2) The Protective Certificate

If your Personal Insolvency Practitioner believes a Debt Settlememt Arrangement would be viable, he will apply to the Court for a Protective Certificate. This provides you with 70 days protection, to allow your Personal Insolvency Practitioner to begin negotiations with your creditors before proposing an Arrangement.

3) The Proposal

The proposal your Personal Insolvency Practitioner will make to your creditors normally follow a style that has been agreed with creditors, Personal Insolvency Practitioners and the Insolvency Service of Ireland. This increases the likliehood it will be accepted as many of the terms are standard conditions that apply in most DSAs, although your PIP can propose different terms if it would be appropriate.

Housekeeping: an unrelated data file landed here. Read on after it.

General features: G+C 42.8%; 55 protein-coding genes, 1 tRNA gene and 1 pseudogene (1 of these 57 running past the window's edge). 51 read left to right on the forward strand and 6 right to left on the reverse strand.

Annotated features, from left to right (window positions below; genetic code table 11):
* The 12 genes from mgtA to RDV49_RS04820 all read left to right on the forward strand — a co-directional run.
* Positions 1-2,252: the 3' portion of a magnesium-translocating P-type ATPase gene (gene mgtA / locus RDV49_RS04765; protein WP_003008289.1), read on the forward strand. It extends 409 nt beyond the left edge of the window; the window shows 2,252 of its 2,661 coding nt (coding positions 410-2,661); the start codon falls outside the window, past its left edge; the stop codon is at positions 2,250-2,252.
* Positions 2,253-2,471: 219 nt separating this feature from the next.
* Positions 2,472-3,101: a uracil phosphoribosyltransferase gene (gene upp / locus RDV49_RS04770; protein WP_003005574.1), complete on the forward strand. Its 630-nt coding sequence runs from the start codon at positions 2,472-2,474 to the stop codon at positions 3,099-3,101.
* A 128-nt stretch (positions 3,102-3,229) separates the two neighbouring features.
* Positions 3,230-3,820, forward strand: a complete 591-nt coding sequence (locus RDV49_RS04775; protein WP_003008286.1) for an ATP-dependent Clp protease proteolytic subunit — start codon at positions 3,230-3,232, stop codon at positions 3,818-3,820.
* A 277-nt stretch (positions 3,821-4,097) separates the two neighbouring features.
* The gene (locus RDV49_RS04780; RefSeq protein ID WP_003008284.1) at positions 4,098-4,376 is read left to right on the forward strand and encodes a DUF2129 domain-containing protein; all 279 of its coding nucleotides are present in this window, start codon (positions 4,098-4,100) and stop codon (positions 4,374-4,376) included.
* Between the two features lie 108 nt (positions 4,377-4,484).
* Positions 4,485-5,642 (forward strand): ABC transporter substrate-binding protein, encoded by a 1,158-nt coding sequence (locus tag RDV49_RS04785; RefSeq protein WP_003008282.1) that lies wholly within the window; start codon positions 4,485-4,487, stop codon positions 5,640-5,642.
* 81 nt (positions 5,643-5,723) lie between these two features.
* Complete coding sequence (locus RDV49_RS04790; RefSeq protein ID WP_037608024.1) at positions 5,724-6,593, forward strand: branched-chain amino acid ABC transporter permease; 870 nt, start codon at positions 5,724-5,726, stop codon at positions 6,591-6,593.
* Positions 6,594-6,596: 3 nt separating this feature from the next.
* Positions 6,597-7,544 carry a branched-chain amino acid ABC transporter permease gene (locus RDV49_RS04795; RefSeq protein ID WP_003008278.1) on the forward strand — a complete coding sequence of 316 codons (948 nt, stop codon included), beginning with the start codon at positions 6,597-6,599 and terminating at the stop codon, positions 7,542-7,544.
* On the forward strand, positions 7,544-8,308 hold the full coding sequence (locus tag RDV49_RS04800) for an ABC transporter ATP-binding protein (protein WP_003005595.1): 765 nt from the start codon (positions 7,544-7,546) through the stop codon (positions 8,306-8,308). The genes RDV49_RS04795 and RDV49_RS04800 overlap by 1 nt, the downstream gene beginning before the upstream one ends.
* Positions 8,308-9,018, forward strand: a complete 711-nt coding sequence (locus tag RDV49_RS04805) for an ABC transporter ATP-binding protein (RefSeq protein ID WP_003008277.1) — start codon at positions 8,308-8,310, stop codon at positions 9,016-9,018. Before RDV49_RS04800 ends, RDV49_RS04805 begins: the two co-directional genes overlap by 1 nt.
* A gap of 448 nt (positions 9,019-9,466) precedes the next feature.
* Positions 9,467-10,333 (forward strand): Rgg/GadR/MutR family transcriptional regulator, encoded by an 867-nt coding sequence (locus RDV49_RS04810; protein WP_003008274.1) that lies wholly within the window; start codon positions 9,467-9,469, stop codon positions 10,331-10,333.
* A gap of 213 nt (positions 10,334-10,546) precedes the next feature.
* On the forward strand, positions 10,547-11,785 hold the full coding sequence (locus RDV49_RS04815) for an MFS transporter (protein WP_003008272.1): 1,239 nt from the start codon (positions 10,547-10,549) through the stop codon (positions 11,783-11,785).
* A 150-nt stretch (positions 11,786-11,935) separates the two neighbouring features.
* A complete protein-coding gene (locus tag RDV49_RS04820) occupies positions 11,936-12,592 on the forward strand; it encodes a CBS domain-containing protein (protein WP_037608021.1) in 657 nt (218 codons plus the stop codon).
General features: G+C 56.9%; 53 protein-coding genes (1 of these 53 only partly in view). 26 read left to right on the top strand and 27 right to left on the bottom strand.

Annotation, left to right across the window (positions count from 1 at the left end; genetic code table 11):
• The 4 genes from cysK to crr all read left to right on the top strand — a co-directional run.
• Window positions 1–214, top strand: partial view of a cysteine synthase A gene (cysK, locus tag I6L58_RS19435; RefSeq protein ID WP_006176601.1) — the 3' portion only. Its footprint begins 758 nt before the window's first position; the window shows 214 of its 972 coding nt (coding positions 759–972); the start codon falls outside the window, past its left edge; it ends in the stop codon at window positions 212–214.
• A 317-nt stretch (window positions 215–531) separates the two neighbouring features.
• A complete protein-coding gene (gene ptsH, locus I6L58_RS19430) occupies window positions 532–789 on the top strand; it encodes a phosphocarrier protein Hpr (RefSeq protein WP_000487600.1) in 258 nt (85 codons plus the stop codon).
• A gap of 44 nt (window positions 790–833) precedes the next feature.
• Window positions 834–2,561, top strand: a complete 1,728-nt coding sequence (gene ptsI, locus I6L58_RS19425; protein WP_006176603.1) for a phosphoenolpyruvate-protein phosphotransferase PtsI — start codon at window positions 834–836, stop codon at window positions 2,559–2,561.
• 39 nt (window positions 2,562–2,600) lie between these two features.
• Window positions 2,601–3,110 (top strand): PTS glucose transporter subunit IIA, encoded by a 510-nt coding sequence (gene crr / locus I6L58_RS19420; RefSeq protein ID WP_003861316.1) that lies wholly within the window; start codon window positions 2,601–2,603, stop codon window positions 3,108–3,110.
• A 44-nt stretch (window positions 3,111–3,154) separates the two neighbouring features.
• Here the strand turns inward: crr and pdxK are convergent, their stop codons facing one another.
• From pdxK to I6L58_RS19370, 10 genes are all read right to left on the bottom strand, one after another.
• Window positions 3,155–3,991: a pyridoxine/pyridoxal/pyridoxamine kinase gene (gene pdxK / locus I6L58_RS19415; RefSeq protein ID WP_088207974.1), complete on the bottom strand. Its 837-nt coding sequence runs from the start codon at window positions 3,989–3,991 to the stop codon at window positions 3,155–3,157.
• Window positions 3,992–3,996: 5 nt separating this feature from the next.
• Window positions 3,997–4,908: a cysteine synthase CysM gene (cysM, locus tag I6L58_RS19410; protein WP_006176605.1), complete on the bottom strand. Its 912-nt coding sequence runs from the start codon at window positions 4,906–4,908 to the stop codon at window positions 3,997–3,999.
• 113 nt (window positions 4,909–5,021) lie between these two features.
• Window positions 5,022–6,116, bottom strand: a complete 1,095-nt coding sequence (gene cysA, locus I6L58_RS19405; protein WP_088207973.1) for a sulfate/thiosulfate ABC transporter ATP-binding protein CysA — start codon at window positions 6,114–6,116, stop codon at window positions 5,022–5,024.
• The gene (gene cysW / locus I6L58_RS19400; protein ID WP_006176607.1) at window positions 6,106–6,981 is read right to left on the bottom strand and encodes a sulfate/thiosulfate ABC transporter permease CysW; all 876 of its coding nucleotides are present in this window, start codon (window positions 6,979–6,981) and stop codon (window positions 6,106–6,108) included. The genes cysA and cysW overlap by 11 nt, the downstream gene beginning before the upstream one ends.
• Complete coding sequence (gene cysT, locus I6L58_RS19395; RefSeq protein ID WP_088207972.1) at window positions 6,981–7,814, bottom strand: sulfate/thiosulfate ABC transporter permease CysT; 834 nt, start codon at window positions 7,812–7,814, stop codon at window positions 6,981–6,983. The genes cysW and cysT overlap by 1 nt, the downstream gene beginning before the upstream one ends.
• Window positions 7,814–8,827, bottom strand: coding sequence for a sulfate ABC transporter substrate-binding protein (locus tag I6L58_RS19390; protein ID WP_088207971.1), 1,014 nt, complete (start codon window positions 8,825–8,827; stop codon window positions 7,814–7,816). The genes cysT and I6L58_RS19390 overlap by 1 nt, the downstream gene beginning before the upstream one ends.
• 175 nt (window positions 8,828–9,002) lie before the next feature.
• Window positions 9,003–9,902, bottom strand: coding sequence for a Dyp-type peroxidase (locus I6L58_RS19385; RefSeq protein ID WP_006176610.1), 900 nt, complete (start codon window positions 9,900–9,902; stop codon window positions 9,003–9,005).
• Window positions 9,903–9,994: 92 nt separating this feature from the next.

Normally, the proposal will be that you will pay what you can afford, which will be agreed by drafting the Prescribed Financial Statement. The payments will normally be for 60 months, or 5 years. In certain circumstances your creditors may accept a shorter payment period.

Once your proposal is drafted, you have to agree to it before it is sent to your creditors.

They then get the opportunity to review it and, if they choose to, can suggest amendments. It is your decision whether or not to accept any proposed amendments.

The cost of operating your Debt Settlement Arrangement will also be dealt with in the proposal and these will normally include your Personal Insolvency Practitioners fees and outlays.